Members of Chiefs for Change Establish Advocacy Agenda for Year Ahead

Chiefs for Change

Members of Chiefs for Change recently held their annual meeting to establish an advocacy agenda for the coming year. The bipartisan network of more than 30 diverse leaders from across the nation is united around a core set of beliefs and promotes policies and practices that make a difference for students. 

“There are messages coming from both sides of the aisle in ways that make policy issues more confusing than ever before,” Chiefs for Change Board Chair and Louisiana State Superintendent of Education John White said in his opening remarks. “It is important that we come together around our common purpose. Today, we have the opportunity to make the future better.” 

Chiefs for Change Board Chair and Louisiana State Superintendent John White describes the critical role that chiefs play in advocating for policies and practices that make a difference for students.

The annual meeting discussions focused on three of the most important issues in education today: creating new and better postsecondary pathways for all students, building systems to hold schools accountable for providing a high-quality education, and preparing and supporting teachers to do their best work in the classroom. 

First, on postsecondary access and success, a number of members detailed their efforts to prepare students for college and careers, including San Antonio Independent School District Superintendent Pedro Martinez, who is working to address what he called students’ “self-mismatching to low-performing universities and community colleges.” Chicago Public Schools CEO Janice Jackson also spoke, explaining how her system is expanding opportunities for students to earn college credit while still in high school and has established robust credit transfer agreements. In the year ahead, the chiefs’ advocacy in this area will stem from the network’s Blueprint for Postsecondary Success, which calls for federal and state requirements to track postsecondary outcomes for individual schools, districts, colleges, and universities; a sustained focus on degree completion and the successful transition to meaningful work; and career and technical education programming tied to high-growth fields.

The members of Chiefs for Change are working to give all students reliable and affordable pathways to college and meaningful careers. See the key elements of our Blueprint for Postsecondary Success.

Second, on ensuring high-quality schools for all students, chiefs discussed how to strengthen accountability systems in ways that assess academic achievement while also incorporating new methods of capturing the richness of the student experience. The members asked Chiefs for Change staff to compile information about innovative assessments and accountability models but agreed that now is not the time to retreat from a commitment to quality and high expectations for all learners. Former Tennessee Governor Bill Haslam echoed that sentiment as the meeting’s keynote speaker: “We must have some way to measure how our schools are doing. It’s a non-negotiable,” he said. 

Third, on supporting teachers, the members expressed interest in articulating a unified vision for what the teaching profession should look like, taking into account issues of compensation, preparation and certification, and ongoing professional learning. “Teachers are building the workforce for every other profession,” Phoenix Union High School District Superintendent Chad Gestson said. “They’re building our economy, yet many of them are economically disadvantaged themselves.” Gestson told the group that his district is exploring new ways of onboarding teachers so they can excel their first year on the job. Louisiana, meanwhile, has created a national model of teacher preparation. Superintendent White was recognized for the program, which requires all aspiring teachers in all universities to experience a full-year residency under a state-certified mentor. In addition, Tulsa Superintendent Deborah Gist talked about the importance of adequate and equitable education funding and her support for Tulsa teachers during their walkout. Denver Superintendent Susana Cordova also spoke, explaining how important it was to maintain incentives in Denver’s new teachers contract for those who teach in the highest-poverty schools and for those who hold hard-to-fill positions.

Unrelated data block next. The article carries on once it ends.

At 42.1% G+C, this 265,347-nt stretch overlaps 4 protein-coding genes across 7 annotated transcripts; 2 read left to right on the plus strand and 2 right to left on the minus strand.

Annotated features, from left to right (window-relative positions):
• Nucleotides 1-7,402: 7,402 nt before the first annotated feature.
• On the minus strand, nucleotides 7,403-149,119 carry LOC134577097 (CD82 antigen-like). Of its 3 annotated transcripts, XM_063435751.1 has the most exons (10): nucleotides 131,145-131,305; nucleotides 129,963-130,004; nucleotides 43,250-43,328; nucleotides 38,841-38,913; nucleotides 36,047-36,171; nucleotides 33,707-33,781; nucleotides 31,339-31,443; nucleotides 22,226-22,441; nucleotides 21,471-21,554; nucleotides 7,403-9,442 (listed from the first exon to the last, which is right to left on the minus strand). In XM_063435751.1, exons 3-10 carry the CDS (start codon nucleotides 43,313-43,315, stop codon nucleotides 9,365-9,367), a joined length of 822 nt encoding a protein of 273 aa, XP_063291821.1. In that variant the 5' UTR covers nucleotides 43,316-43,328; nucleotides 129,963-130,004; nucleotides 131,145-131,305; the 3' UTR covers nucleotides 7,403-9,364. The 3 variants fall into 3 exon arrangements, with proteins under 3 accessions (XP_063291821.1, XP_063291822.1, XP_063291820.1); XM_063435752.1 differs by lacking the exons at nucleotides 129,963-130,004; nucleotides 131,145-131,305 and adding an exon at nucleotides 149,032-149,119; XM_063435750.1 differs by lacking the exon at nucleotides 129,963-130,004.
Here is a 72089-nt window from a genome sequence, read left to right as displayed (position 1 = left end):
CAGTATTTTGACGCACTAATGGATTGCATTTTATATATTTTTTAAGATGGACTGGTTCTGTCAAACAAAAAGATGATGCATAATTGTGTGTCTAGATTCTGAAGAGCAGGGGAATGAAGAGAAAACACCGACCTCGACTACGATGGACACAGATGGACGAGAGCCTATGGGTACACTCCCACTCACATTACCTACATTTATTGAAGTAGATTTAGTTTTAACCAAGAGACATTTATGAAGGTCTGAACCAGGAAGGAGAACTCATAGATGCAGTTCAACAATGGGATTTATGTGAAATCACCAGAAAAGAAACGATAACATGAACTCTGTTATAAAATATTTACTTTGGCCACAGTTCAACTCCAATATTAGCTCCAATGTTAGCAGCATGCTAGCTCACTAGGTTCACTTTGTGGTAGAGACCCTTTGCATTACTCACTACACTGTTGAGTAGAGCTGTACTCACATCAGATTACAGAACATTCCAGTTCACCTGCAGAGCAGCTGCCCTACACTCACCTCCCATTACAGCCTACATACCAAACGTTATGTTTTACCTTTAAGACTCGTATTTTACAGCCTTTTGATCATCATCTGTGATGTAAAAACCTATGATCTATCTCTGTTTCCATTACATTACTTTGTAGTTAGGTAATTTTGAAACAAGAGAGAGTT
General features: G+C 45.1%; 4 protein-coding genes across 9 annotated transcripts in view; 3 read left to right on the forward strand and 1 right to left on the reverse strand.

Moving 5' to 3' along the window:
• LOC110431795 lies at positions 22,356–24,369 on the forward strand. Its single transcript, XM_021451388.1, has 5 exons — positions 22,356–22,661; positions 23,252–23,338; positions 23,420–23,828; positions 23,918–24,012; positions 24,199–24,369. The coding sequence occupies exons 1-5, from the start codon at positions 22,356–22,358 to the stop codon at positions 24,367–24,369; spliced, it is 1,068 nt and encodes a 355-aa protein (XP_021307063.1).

While the annual meeting was primarily focused on establishing the Chiefs for Change advocacy agenda, it also included a session on how members can support emerging leaders in the Future Chiefs program and a reception generously supported by our sponsors including Great Minds and ETS.  

Chiefs for Change CEO Mike Magee highlighted the connections between the network’s advocacy efforts, leadership development initiatives, and member supports. “On policies and practices that matter to you, we have built the capacity to pursue a set of mutually reinforcing strategies with a clear theory of action,” Magee said in his State of the Organization address. “We support, amplify, and disseminate your work. And we’re having an impact.”

About Chiefs for Change

Chiefs for Change is a nonprofit, bipartisan network of diverse state and district education leaders dedicated to preparing all students for today’s world and tomorrow’s through deeply committed leadership. Chiefs for Change advocates for policies and practices that are making a difference today for students, and builds a pipeline of talented, diverse Future Chiefs ready to lead major school systems.